That led Robinson to connect with Diane McBride, Frisco’s interim town manager and director of recreation. The duo then dove into the invite-only process until, this past summer, Team Frisco was extended an invitation from the games’ organizing personnel in Switzerland.
Robinson then reached out to Whitney to invite Summit Nordic to join the delegation. To the best recollection of both Robinson and Whitney, this is the first time they can remember two Summit County youth sports programs like this joining together to form a new, temporary team to compete in an event at this level.
“Our two local clubs — we all believe in skiing,” Whitney said. “We are all on snow. But we don’t have too many chances to interact as clubs. This gives us a chance to do that — for Summit County to have one team, which is fun for the kids. From our perspective, it gets our kids international racing experience. But the chance to be one community and to represent as one group is a really fun thing, too. And so we were excited to have that happen and really look forward to our kids getting to travel with and stay with these other alpine kids. We know we are doing the same things as them every weekend, just in a different venue, basically.”
To select its eight Team Frisco athletes, Team Summit had interested athletes write an essay describing why they’d be a good representative of Team Frisco. Team Summit also took into account the program’s top results from last season to choose its bunch.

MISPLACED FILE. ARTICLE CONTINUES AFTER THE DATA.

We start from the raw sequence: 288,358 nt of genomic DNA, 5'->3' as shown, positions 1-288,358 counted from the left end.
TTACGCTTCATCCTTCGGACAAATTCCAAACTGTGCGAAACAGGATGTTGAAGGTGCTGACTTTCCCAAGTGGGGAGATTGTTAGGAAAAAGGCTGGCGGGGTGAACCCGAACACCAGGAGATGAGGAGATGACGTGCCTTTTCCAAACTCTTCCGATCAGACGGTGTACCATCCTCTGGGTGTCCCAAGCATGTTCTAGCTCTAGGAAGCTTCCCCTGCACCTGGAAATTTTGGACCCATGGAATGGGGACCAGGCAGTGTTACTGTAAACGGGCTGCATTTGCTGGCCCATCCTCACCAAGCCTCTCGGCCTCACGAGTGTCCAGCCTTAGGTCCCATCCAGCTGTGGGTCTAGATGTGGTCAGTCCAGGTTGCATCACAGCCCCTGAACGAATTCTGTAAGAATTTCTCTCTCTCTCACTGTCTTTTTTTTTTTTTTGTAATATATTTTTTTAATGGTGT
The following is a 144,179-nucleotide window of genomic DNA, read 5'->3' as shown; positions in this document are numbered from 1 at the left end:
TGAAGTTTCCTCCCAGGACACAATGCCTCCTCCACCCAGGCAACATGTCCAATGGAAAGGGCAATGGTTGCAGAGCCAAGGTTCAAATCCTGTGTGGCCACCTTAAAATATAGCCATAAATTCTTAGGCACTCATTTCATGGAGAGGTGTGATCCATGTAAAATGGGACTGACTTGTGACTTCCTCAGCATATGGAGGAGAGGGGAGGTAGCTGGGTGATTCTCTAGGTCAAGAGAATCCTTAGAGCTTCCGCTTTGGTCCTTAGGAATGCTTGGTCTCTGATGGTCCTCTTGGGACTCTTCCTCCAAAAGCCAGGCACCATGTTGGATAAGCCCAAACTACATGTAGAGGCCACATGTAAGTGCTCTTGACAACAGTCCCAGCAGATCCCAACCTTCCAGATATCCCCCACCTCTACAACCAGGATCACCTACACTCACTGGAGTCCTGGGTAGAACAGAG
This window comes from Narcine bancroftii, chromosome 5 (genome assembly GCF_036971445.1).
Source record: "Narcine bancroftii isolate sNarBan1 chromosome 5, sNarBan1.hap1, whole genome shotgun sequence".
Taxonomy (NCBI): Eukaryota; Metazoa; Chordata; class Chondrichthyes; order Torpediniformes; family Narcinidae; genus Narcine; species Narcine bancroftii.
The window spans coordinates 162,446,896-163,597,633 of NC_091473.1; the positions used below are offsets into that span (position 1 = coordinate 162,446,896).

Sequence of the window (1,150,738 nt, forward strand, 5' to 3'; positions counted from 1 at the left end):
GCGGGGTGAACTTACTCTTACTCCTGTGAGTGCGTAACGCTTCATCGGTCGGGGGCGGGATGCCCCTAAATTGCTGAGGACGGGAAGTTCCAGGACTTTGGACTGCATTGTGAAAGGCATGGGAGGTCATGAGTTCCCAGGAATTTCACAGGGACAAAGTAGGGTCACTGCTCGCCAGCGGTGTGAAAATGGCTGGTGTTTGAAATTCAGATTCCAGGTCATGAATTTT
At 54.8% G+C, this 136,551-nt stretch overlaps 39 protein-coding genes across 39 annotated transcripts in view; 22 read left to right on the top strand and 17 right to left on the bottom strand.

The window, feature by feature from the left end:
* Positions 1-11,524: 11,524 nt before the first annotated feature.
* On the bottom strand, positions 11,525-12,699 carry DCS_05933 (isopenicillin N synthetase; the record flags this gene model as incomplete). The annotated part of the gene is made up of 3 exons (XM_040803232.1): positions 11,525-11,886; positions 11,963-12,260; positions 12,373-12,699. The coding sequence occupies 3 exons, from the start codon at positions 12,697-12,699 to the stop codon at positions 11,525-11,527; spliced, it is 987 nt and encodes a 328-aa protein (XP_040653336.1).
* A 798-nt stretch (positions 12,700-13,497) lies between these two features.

For Summit Nordic, they selected their quartet of athletes by taking the top performers from last season’s points table.
In the end, each program will be sending athletes that coaches from both programs described as ambitious and hardworking.
“If they weren’t dedicated already, they wouldn’t be here,” Olof said. “These kids, they are already doing everything they could be doing.”
When in Lake Placid, some of Team Frisco’s athletes will not only get the chance to compete for their community against the rest of the world’s best. The International Children’s Games also features inter-delegation competitions that pair athletes from one city or country with several different athletes from other places.
To the Hedbergs and the rest of Team Frisco, that may prove to be the neatest part about this entire experience. In and around the “Olympic Village” that Lake Placid will set up on its lakefront Main Street, the hundreds of young athletes from all across the globe will get the chance to mingle, trading Olympic-like pins and candy.
Then they will get the chance to compete together in a one-of-a-kind event.
“It’s a way to kind of learn about each other,” Whitney said. “To find out what it’s like to be a kid in China or Russia, or elsewhere in the United States for that matter, I think that’s pretty cool.”